From Dan Goldenberg, Executive Director of the Call of Duty Endowment
Goodwill and rhetoric won’t solve the veterans unemployment crisis. That’s the message Air Force veteran Steven Maieli lays out in his hard-hitting opinion piece for the Air Force Times, published last week. Maieli advocates for a detailed, pragmatic discussion on jobs for veterans, one that considers the level, salary and related benefits of jobs, as well as the types of veterans – young, older, injured, homeless – that are eligible.
He has a point. Too often, the case for veterans employment skimps on details. But details matter, particularly when funding veterans employment initiatives is involved.
For that very reason, our philanthropy model at the Call of Duty Endowment demands accountability and quantifies results. We provide grants expecting measurable outcomes, and we get just that. For example, using the data collected from our grant recipients, we have calculated that their average cost in 2012 to place a veteran is $1,510 (which is roughly half the cost of the government’s programs, according to Government Accounting Office studies).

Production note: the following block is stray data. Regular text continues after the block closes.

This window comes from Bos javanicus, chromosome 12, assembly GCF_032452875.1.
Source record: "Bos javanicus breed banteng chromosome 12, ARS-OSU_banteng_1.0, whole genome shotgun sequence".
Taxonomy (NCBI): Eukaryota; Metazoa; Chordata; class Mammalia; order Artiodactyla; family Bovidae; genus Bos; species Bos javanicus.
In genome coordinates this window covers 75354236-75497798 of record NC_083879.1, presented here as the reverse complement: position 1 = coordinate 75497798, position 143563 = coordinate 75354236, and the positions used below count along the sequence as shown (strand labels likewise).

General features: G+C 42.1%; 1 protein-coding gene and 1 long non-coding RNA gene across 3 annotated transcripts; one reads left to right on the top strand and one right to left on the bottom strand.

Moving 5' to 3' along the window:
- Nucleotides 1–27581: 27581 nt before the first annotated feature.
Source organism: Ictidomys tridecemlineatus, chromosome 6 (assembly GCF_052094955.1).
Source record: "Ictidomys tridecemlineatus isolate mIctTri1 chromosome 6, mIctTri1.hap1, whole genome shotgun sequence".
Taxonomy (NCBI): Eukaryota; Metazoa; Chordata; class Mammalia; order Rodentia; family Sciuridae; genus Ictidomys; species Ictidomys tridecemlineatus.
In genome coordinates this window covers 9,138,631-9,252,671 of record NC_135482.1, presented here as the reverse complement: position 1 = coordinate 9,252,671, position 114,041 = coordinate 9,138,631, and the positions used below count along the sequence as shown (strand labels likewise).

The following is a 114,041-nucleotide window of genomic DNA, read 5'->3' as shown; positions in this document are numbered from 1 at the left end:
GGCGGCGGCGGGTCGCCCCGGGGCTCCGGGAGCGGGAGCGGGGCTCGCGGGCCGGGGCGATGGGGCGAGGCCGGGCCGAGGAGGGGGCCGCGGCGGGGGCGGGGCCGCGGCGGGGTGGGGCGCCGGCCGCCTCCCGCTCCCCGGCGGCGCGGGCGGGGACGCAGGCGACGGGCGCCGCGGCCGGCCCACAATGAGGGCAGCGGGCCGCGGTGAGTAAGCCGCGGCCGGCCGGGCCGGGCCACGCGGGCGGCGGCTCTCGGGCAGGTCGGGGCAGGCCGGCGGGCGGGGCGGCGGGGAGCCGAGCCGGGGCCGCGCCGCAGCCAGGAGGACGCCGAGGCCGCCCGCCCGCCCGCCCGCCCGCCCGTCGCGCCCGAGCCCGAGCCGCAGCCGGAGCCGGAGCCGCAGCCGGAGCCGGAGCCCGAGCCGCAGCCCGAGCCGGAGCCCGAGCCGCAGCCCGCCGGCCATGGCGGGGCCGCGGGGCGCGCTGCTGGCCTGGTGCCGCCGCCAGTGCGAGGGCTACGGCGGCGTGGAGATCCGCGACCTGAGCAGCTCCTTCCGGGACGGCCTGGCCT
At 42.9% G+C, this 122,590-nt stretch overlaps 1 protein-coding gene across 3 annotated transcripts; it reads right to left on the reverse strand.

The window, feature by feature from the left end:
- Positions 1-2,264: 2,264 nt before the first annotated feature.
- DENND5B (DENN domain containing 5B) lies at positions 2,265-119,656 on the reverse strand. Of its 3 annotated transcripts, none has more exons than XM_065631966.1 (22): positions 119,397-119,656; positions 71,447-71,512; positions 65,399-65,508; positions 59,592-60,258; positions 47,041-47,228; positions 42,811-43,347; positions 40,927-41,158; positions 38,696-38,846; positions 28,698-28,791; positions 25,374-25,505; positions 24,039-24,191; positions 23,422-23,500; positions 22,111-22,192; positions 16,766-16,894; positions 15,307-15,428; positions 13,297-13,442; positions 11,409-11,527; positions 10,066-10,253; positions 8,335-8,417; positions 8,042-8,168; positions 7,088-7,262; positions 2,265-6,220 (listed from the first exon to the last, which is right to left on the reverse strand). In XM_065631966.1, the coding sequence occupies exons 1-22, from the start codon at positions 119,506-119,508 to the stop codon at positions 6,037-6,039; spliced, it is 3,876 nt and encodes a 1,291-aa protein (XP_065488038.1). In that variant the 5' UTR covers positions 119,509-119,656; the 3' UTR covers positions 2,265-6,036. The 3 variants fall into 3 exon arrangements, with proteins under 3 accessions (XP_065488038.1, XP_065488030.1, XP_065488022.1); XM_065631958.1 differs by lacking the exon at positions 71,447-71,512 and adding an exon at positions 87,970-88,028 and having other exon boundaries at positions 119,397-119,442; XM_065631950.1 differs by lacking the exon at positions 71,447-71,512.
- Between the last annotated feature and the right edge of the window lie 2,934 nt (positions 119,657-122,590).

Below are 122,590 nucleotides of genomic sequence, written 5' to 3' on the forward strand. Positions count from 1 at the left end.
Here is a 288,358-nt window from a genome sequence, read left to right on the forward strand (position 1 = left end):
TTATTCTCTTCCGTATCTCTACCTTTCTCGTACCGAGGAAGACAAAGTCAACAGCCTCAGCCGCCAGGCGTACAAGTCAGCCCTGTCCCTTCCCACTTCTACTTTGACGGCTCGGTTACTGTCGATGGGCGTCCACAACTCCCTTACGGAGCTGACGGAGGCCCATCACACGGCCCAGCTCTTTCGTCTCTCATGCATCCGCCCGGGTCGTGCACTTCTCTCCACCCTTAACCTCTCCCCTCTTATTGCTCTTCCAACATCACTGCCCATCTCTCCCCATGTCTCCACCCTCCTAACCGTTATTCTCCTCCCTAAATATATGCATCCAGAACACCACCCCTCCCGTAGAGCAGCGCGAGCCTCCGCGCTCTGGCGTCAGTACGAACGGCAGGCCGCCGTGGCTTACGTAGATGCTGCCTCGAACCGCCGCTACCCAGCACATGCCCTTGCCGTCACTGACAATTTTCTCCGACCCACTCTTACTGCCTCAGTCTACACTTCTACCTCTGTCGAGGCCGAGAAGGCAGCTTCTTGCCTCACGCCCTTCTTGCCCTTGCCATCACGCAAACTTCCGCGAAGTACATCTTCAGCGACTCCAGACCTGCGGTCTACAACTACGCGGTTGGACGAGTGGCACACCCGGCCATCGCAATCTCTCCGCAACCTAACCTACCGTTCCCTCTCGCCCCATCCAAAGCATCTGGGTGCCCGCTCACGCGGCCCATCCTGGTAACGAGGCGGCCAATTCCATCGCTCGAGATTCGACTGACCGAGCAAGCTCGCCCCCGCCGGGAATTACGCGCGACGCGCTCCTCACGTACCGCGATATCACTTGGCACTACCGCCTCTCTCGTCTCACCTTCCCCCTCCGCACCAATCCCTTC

The Call of Duty Endowment uses metrics like these to assess the effectiveness and efficiency of our grant recipients. We then consider additional funding or expanded operations for those who prove most successful. In particular, we advocate “chapterization” for the organizations that deliver the best results in matching veterans with jobs. Chapterization entails an organization using its funds to expand their presence to additional geographic areas where veterans unemployment is high and services are lacking.
Approaches like these put veterans into high quality careers for a reasonable cost. And that’s precisely what we want for our veterans and the businesses that need them.
True, the broader community could be better educated on the veterans unemployment crisis. But veterans need more than public awareness. They need proven and accountable programs for improving their job prospects.